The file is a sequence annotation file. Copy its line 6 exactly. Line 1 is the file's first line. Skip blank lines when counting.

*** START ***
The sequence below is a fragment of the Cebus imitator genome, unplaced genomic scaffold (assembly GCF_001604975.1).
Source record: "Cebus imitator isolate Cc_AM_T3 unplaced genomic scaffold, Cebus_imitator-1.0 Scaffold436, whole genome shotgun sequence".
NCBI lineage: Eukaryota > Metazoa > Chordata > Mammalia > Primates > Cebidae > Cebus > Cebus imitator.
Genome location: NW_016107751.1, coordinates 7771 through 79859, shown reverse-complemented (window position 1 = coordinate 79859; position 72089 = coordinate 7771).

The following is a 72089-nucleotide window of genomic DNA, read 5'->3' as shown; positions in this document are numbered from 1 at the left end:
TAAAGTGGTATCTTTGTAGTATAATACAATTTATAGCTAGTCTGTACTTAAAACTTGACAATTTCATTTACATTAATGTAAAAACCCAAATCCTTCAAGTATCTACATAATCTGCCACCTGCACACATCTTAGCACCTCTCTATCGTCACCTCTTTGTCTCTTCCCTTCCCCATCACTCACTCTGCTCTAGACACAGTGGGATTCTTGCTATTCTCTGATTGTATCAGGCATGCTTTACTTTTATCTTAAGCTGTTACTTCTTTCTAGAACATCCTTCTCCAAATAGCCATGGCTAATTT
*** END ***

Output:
TAAAGTGGTATCTTTGTAGTATAATACAATTTATAGCTAGTCTGTACTTAAAACTTGACAATTTCATTTACATTAATGTAAAAACCCAAATCCTTCAAGTATCTACATAATCTGCCACCTGCACACATCTTAGCACCTCTCTATCGTCACCTCTTTGTCTCTTCCCTTCCCCATCACTCACTCTGCTCTAGACACAGTGGGATTCTTGCTATTCTCTGATTGTATCAGGCATGCTTTACTTTTATCTTAAGCTGTTACTTCTTTCTAGAACATCCTTCTCCAAATAGCCATGGCTAATTT